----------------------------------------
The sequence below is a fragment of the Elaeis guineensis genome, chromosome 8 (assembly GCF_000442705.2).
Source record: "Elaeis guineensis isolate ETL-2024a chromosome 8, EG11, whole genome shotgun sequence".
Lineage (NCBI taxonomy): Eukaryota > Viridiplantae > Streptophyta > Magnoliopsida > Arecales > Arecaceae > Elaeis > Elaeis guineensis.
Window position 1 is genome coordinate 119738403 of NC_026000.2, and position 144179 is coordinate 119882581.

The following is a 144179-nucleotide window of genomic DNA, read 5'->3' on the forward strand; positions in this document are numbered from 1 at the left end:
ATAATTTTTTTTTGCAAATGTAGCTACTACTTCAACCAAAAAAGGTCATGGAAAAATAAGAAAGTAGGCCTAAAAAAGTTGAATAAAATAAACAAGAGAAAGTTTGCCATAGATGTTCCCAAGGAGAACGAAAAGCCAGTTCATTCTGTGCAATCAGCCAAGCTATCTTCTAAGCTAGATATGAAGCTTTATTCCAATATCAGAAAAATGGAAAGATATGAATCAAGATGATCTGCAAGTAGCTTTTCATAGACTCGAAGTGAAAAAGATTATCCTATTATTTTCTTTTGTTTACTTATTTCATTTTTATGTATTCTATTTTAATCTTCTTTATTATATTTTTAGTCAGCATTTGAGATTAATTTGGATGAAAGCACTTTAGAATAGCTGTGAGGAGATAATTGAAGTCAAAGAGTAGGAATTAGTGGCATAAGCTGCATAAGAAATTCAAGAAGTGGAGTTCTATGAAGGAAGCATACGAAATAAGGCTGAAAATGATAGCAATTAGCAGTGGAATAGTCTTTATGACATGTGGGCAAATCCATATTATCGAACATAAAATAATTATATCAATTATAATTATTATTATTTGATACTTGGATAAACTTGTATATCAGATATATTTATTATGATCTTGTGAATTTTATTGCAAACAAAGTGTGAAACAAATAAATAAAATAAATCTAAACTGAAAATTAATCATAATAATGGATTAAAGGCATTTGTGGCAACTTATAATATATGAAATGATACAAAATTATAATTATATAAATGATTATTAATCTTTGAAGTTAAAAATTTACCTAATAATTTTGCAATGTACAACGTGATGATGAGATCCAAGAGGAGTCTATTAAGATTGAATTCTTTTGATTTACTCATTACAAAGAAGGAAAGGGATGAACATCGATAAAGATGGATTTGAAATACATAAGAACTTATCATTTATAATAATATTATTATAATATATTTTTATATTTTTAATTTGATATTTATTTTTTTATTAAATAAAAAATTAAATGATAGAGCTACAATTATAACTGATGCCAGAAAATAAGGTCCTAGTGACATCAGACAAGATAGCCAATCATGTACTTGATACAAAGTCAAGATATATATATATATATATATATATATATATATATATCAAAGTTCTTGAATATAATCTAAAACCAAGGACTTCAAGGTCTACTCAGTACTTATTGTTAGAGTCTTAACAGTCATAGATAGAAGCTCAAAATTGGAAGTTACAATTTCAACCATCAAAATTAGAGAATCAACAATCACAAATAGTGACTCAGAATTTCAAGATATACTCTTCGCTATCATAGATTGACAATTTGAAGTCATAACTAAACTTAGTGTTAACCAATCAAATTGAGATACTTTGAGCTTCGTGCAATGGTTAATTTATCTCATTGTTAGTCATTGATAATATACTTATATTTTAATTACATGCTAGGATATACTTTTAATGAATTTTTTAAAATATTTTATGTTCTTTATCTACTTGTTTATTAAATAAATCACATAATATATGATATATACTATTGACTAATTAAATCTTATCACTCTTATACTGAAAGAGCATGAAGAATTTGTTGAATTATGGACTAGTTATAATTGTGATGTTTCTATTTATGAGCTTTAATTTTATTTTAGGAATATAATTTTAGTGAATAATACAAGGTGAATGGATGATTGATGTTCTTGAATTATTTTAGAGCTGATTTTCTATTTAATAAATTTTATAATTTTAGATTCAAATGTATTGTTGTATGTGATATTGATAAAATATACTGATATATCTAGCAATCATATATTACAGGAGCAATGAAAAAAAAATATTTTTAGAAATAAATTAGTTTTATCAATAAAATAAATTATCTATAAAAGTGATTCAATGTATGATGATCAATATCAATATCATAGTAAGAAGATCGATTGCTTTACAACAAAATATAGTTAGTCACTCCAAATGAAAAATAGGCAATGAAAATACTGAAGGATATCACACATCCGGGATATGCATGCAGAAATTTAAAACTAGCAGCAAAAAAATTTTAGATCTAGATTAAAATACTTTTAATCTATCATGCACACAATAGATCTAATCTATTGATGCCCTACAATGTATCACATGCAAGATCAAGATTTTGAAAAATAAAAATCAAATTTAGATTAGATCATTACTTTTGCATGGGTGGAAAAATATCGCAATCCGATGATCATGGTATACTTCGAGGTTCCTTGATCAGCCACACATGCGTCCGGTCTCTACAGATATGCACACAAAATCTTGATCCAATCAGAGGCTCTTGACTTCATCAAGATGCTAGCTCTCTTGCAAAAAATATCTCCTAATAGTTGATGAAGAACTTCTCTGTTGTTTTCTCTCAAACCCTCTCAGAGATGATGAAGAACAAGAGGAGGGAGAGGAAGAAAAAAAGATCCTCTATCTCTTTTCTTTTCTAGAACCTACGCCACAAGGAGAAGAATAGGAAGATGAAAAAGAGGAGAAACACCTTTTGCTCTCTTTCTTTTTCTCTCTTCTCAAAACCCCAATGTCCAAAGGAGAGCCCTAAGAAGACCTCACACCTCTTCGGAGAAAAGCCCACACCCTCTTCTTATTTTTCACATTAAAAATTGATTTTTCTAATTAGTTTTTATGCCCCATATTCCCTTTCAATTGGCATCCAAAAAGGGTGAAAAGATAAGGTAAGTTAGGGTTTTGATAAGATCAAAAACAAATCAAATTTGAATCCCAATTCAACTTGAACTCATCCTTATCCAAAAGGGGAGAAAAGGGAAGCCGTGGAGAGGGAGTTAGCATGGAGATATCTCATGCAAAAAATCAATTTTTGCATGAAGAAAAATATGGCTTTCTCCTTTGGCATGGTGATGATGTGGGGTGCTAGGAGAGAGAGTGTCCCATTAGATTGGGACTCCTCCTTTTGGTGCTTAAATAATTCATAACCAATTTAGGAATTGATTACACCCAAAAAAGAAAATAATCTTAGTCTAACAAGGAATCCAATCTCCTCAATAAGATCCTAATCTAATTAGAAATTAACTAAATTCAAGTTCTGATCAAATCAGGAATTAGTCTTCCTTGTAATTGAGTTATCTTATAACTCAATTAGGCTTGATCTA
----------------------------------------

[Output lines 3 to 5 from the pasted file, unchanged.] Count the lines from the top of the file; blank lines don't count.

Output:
Lineage (NCBI taxonomy): Eukaryota > Viridiplantae > Streptophyta > Magnoliopsida > Arecales > Arecaceae > Elaeis > Elaeis guineensis.
Window position 1 is genome coordinate 119738403 of NC_026000.2, and position 144179 is coordinate 119882581.

The following is a 144179-nucleotide window of genomic DNA, read 5'->3' on the forward strand; positions in this document are numbered from 1 at the left end: